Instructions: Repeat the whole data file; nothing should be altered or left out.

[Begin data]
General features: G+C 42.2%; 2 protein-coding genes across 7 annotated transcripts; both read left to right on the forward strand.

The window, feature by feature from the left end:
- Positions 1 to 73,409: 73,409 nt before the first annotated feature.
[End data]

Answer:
General features: G+C 42.2%; 2 protein-coding genes across 7 annotated transcripts; both read left to right on the forward strand.

The window, feature by feature from the left end:
- Positions 1 to 73,409: 73,409 nt before the first annotated feature.